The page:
The Stylist (2020)

The Stylist first published by

“I guess we all want what we don’t have,” says Claire (Najarra Townsend), admiring her hair in the mirror near the beginning of The Stylist. Except that it is not really her hair, and these are not even her words. For so damaged, so empty, is Claire”s sense of her own identity, that she compulsively absorbs and appropriates the words and observations that clients casually share with her at the Kansas City salon where she works – and when her colleagues are not around to see, she drugs and scalps her clients too, so that she can, in the privacy of her basement, wear their hair as a wig while she recycles their lines in her own voice. This particular line, taken over from the now dead philandering graphic designer Sarah (Jennifer Seward), echoes with irony as it expresses perfectly Claire’s own deep dissatisfaction with herself and her frustrated desire to become somebody else – and so, in her secret cellar, she keeps a collection of other people’s grisly guises and phrases into which she can furtively slip at will. Like all of us, but also very much in her own peculiar way, Claire wants what she doesn’t have.

In other words, Claire is a female counterpart to Frank Zito (Joe Spinell) in William Lustig’s Maniac (1980). It is not just the human scalps that she keeps on dummies in her inner sanctum, but also her centred humanity. For unlike the serial killers in so many other slashers, Claire is a real living, breathing (but notably not heavy-breathing) flesh-and-blood character with whom we sympathise, even empathise, in spite, or perhaps because, of her many fatal (at least for others) flaws. It is all too easy to identify with Claire’s craving to be loved, or just to be noticed, even as we deplore her deranged, destructive method of accomplishing precisely those ends. 

When one of Claire’s regular clients, Olivia (Brea Grant), asks her to step in at short notice as hair stylist for her wedding, the normally invisible Claire finds herself, at least for the time being, needed, befriended, even invited into Olivia’s inner circle and home. Seeing Claire and Olivia in split screen, going about their similar day-to-day activities, establishes a symmetry between these two women – both abandoned at an early age by their father, both yearning to be seen for who they are. Yet far from being equals, Claire and Olivia are employee and employer, connected almost entirely by the professional service that Claire is providing. So when, like a demanding puppydog (with stalker tendencies), Claire fixates on Olivia and embarks on an awkward relationship whose nuances she is too emotionally immature to understand, she misconstrues Olivia’s friendliness and entirely ordinary wedding jitters for something more, and enters the delusional belief that Olivia will leave her fiancé Charlie (David DeRock) to be with Claire herself forever. This attempt by Claire to have a normal relationship, undermined by her own unsteady grip on reality, also recalls Frank Zito from Maniac, as we are torn between willing lonely, broken Claire on at last to get what she wants, and knowing that this can never end well because her desires are so errant and unhinged.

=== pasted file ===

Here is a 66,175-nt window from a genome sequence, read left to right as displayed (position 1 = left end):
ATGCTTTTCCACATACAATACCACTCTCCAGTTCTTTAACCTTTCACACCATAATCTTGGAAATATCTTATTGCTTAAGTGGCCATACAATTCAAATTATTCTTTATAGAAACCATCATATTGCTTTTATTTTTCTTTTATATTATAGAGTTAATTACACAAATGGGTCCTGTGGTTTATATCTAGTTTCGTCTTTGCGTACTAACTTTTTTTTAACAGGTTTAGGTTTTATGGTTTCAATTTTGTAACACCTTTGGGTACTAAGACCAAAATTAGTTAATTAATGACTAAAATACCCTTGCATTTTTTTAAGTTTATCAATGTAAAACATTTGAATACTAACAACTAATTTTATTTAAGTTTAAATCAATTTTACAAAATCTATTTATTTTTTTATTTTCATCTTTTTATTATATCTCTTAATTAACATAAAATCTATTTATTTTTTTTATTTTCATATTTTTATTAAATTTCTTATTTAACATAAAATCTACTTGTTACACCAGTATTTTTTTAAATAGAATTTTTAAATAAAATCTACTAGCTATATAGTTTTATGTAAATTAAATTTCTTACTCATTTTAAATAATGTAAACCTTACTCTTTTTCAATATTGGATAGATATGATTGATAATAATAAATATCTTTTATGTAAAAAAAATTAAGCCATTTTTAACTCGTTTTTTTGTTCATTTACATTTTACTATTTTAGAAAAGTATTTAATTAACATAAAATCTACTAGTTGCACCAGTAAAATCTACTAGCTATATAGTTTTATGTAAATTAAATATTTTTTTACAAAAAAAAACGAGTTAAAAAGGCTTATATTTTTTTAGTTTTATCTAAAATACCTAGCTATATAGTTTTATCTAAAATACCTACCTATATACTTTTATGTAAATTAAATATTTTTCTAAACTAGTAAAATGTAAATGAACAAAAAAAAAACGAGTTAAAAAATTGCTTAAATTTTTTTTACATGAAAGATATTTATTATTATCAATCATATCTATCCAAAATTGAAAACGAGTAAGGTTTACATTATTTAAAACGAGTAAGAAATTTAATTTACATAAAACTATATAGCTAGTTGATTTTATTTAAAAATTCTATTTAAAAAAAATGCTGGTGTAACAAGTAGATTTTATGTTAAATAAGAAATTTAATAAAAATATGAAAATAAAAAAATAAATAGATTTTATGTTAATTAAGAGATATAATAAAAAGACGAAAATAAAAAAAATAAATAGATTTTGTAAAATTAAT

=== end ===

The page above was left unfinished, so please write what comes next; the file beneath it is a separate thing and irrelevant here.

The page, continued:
Expanded by Jill Gevargizian from her 2016 short film of the same name, with Townsend reprising her rôle (and mostly wearing the same signature yellow dress), The Stylist is, in keeping with the profession of its protagonist, made up to look its absolute best. From the opening credits sequence of intimate, impressionistic soft-focus close-ups which the viewer must put together to get the bigger picture, to the candle-lit classicism and otherworldly allure of Claire’s basement, to the night club interiors coloured and illuminated like a giallo, the film shows a painstaking attention to the superficies of beauty, even as Claire imagines that she can cover over the cracks of her core being with the skin-deep appearances that she steals from others. 

To suggest that this is a case of style over substance would be to ignore the interplay here between the two, as a void of a woman struggles vainly to build a reality from mere appearance. Her failure is the film’s success. For as in Lucky McKee’s May (2002), here we are witnessing a woman trying to form a perfect marriage between the world and her own psychotic beliefs, perceptions and yearnings, and the result, albeit not pretty, comes with its own very special elegance. While The Stylist is unquestionably a horror film, it is also a strange, warped kind of romance, as its heroine finds a way, even if only for an instant, to escape her imperfect self and to become her ideal, in an ending which is simultaneously triumphant and tragic. 

Summary: Jill Gevargizian’s superlative psychodrama marries a deranged stylist to her client in a messy union.

© Anton Bitel